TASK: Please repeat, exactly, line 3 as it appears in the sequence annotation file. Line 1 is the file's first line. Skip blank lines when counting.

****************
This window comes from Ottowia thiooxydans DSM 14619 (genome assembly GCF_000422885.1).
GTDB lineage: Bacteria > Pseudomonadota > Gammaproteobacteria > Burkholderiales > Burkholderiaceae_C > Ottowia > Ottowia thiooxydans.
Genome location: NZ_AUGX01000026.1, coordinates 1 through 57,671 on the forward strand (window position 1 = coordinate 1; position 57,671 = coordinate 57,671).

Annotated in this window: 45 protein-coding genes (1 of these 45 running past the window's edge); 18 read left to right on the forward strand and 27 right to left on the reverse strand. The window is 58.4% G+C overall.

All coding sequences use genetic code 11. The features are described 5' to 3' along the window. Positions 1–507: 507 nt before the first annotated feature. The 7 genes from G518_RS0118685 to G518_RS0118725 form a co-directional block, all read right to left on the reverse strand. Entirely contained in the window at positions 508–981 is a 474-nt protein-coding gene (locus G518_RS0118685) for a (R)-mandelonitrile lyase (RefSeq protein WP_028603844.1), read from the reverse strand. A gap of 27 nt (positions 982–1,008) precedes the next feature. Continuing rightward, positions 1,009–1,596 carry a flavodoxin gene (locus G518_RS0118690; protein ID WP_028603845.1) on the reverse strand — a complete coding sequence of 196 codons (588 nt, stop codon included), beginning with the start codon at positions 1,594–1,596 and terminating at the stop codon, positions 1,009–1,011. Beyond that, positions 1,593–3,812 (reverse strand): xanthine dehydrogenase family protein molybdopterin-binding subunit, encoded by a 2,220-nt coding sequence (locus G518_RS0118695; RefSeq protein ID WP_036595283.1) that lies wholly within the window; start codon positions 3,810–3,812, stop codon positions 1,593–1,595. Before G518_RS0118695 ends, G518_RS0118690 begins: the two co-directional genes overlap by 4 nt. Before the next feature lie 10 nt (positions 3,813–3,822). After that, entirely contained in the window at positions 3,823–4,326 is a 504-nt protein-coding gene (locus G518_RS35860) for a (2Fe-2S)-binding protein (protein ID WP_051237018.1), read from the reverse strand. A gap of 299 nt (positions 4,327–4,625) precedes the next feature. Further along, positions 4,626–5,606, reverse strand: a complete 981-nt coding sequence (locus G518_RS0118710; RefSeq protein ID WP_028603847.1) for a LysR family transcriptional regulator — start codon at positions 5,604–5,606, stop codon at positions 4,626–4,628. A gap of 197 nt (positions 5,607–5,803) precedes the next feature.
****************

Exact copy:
Genome location: NZ_AUGX01000026.1, coordinates 1 through 57,671 on the forward strand (window position 1 = coordinate 1; position 57,671 = coordinate 57,671).